New York City Personal Injury Blog

What you know about broken bones, fractures and car accidents

Car accidents in the NYC area often lead to injuries. The force of impact and the way the body is thrown about during an accident can lead to some serious mental and physical trauma. Not all injuries require medical care. However, many motor vehicle incidents that cause broken bones and fractures do. Some motor vehicle accident victims may need surgery to repair their bones and improve their prognosis. 

Broken bones and fractures often cause a lot of pain and suffering for accident victims. They also lead to high medical bills, lost income and other complications for individuals and their immediate relatives until their injuries are completely healed.

Construction accidents kill 2 men on same day

On September 21, two fatal construction accidents occurred just hours apart in New York, prompting local officials to think of new ways to keep its workers safe. The City Council is considering a bill requiring construction workers to attend safety training and apprenticeship programs.

Atop a luxury waterfront condo development in the Financial District, a 43-year-old man was building concrete molds when he lost his balance and fell 29 stories onto a scaffold bridge. He was pronounced dead on the scene.

5 common causes of car fires

Your car catching on fire is probably one of the scariest things that can happen to you. Car fires happen for a variety reasons, from manufacturing flaws to electrical malfunctions. According to the National Fire Protection Association (NFPA), automobile fires resulted in 764 injuries and 209 deaths between 2006 and 2010. 

But how exactly do cars catch on fire? Learn more about some of the most prominent causes of motor vehicle fires and explosions. 

Impact of car size on vehicle collisions

New Yorkers who have small cars may enjoy better gas mileage, but they also have higher risks of being seriously injured or killed when they are involved in collisions. According to the Insurance Institute for Highway safety, people who are in small cars have twice the risk of being killed in accidents when they are compared with people who are in larger, heavier vehicles such as trucks or SUVs.

Small cars have smaller front ends than do larger vehicles. When they have front-end collisions, there is less of the vehicle available to absorb the collisions' forces. This means that more of those physical forces will be transferred into the interiors and absorbed by the occupants' bodies.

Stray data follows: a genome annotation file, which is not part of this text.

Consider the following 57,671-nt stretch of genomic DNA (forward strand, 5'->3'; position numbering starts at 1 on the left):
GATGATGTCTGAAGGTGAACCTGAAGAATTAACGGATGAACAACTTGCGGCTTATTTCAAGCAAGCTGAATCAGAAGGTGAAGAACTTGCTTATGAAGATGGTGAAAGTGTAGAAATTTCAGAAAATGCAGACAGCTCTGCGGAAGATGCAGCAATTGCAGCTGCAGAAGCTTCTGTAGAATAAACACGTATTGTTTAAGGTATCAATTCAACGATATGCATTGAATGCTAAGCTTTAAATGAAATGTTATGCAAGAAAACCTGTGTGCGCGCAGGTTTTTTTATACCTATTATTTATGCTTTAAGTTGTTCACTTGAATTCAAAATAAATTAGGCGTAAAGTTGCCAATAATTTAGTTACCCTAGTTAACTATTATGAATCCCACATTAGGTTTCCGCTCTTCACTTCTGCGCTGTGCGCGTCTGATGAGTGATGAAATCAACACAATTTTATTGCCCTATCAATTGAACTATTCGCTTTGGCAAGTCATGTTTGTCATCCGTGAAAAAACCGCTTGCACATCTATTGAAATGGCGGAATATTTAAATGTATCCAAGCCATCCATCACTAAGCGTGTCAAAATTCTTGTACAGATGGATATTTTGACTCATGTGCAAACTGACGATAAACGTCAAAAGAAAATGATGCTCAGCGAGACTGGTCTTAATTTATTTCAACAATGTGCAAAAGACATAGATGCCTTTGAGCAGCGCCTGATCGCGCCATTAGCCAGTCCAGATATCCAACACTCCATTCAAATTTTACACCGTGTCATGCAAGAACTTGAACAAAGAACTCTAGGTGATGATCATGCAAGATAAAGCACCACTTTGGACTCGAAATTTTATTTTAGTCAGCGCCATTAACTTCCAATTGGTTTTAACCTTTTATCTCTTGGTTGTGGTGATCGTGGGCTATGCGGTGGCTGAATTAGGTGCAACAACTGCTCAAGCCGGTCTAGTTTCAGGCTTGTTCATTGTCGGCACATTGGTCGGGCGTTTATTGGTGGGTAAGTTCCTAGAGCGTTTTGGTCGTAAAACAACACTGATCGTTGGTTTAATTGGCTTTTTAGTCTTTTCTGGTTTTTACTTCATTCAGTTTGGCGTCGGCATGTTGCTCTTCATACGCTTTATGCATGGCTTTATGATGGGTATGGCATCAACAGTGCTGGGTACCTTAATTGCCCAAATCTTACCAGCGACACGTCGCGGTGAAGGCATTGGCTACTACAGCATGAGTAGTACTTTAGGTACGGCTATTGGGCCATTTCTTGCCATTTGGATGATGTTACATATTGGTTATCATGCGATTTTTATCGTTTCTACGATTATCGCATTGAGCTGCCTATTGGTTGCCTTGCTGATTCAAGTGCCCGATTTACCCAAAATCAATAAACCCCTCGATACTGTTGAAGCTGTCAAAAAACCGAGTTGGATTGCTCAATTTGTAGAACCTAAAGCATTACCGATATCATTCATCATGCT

Motor vehicle crash deaths increase threefold at night

There are several reasons why driving during the evening and nighttime hours is more dangerous in New York and around the country. Municipalities eager to avoid rush hour traffic congestion often schedule road construction and repair crews to work at night, and drunk drivers are a persistent danger in the late night and early morning hours. Government accident data shows that the chances of being killed in a car accident are three times higher at night, but there are steps that motorists can take to reduce these risks.

The primary danger associated with nighttime driving is decreased visibility, which makes it more difficult for motorists to see other road users, gauge how far away they are and determine how fast they are moving. However, safety experts say that drivers can greatly mitigate these dangers by reducing their speeds, maintaining safe distances from the vehicles ahead, avoiding distractions and remaining vigilant and driving defensively.

Seat belt use is up in New York

Seat belt use has climbed steadily in New York, an unequivocal win for traffic safety. According to the National Highway Traffic Safety Administration (NHTSA), seat belt use can reduce the risk of fatality in a car accident by 45 percent, and reduce the likelihood of a moderate to severe injury by half. The increase in seatbelt use over the last several decades has undoubtedly saved lives.

Two non-profit groups are now attempting to do more, prompting the NHTSA to require vehicles to issue seatbelt warnings for rear passengers by filing a lawsuit against the federal agency. 

Common causes of workplace fires and prevention tips

Fire is one of the most common hazards in the workplace. Prevention of fire injuries starts with identifying the common causes of burn injuries. According to the Occupational Safety and Health Administration, it is also the responsibility of your employer to train you about fire safety.

In order for you to avoid fires and understand how to handle a fire emergency, you should know about industries with unique risks and common causes of fires. Below is a quick guide to fire risks at many workplaces.

Record number of convictions overturned in 2016

Little is said about attorneys or organizations that work to free people falsely accused of (and convicted of) crimes that they did not commit. People only seem to know about them when a person is freed from death row or are released from prison after decades of incarceration. While these stories are still more of the exception than the rule, more people are being exonerated after being found innocent despite being prosecuted.

In fact, the number of people set free after being falsely convicted reached yet another record last year.   According to a report produced by the National Registry of Exonerations and the Center on Wrongful Convictions, 166 people were exonerated in 2016, including 52 for murder. A large majority of these convictions were based on guilty pleas. While the reasons the pleas were varied, intimidation from police detectives likely played a role.  

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